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Despite initial job losses and reduced working hours in the sector, the pandemic has been highly lucrative for many areas in retail, with record sales in food, household, and recreational goods, and a shift to online shopping.

Questions remain about why there has been continued job insecurity and unpredictable hours in such a significant sector, and why workers were not redeployed into new online sales and warehouse roles.

Workers have also been facing the stresses of enforcing COVID-19 compliance measures and rising customer abuse. Overall, 56 per cent of retail workers said they experienced a notable increase in customer abuse during the pandemic. Those particularly impacted by this were those under 30, those from a non-English-speaking-background, women, and frontline workers.

While some might attribute incidences of customer abuse towards retail staff as outliers caused by the panic of government lockdowns and restrictions, in fact abuse was felt by workers across the country, regardless of which states or regions were in lockdown.

Another significant shift during the pandemic in Australia for retail workers was monitoring and ensuring customer check-ins, mask wearing, and social distancing. These health and safety practices were used and most widespread in Victoria and New South Wales, but a majority of Australian retail workers experienced a large degree of stress in relation to enforcing these forms of customer COVID-19 safety compliance.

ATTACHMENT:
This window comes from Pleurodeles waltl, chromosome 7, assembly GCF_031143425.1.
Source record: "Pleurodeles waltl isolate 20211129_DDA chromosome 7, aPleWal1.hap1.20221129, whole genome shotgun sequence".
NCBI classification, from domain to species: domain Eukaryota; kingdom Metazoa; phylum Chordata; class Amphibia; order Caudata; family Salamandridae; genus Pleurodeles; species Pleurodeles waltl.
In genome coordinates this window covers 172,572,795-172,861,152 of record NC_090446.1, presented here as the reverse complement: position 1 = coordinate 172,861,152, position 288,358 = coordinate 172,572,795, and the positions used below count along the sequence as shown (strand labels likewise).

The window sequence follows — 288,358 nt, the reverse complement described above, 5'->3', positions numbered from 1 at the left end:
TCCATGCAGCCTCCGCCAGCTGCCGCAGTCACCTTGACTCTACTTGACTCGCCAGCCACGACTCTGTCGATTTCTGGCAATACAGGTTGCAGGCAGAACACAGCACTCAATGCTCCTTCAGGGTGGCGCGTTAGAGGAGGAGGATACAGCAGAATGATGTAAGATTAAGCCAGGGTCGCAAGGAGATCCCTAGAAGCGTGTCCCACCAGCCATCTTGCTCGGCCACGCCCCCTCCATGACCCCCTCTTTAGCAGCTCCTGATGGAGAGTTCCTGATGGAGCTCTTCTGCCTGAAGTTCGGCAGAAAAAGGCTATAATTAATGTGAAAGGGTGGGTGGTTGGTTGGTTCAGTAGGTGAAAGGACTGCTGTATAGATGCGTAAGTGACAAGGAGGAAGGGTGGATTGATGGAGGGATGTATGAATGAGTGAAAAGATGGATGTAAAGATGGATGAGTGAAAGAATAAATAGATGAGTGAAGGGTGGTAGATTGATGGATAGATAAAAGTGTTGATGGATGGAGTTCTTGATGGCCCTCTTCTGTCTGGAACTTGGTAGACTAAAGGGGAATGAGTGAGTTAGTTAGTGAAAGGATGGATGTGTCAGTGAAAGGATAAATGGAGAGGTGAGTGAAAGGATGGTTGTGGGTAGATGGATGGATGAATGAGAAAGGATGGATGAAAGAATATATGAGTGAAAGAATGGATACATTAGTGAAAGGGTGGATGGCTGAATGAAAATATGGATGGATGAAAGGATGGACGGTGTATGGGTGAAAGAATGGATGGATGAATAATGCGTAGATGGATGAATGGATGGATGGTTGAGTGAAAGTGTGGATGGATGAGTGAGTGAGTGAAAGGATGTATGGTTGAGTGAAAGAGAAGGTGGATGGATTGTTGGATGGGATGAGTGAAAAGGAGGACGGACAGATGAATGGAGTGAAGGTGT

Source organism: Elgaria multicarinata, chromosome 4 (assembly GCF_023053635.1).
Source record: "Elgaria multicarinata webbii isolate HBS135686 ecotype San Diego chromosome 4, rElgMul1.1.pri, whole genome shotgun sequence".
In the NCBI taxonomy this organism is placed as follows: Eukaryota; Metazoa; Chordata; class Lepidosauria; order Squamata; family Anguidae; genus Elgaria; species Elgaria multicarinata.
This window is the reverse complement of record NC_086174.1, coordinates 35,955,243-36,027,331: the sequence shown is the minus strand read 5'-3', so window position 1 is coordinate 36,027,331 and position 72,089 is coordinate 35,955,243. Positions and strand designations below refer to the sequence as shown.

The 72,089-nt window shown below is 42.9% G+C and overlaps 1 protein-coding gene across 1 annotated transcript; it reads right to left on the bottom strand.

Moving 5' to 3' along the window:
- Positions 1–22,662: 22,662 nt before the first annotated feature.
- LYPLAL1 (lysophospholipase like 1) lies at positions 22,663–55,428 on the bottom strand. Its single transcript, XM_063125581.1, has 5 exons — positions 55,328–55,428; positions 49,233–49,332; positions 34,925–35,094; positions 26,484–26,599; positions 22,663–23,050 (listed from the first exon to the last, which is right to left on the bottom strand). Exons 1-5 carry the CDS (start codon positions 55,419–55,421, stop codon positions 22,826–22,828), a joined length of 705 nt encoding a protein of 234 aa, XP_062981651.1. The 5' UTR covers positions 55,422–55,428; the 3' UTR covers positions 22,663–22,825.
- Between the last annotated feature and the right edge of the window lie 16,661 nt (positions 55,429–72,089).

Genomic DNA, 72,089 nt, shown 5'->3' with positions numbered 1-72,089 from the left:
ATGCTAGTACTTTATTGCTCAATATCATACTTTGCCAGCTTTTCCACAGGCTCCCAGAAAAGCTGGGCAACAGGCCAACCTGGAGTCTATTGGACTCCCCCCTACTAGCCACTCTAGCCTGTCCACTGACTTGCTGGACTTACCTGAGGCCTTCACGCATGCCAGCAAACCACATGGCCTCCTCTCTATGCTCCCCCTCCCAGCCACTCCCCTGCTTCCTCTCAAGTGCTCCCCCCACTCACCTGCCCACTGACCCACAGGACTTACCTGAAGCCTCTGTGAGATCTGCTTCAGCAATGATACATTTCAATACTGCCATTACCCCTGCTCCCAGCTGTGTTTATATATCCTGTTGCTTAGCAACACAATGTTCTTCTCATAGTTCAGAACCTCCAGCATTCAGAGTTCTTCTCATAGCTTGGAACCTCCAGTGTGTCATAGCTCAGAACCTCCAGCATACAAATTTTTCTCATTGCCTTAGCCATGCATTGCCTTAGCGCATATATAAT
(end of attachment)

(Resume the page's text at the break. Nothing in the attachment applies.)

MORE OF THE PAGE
Those most likely to feel stress from enforcing compliance were again women, under 30s, frontline workers, those from a non-English-speaking background, and those working in lockdown states.

The way the community engages with frontline workers should always be courteous and respectful. At the same time, as it recovers from COVID-19 and its impacts, Australia now faces long-term policy challenges on how to ensure quality, secure, and safe employment across the entire workforce, and retail is no exception.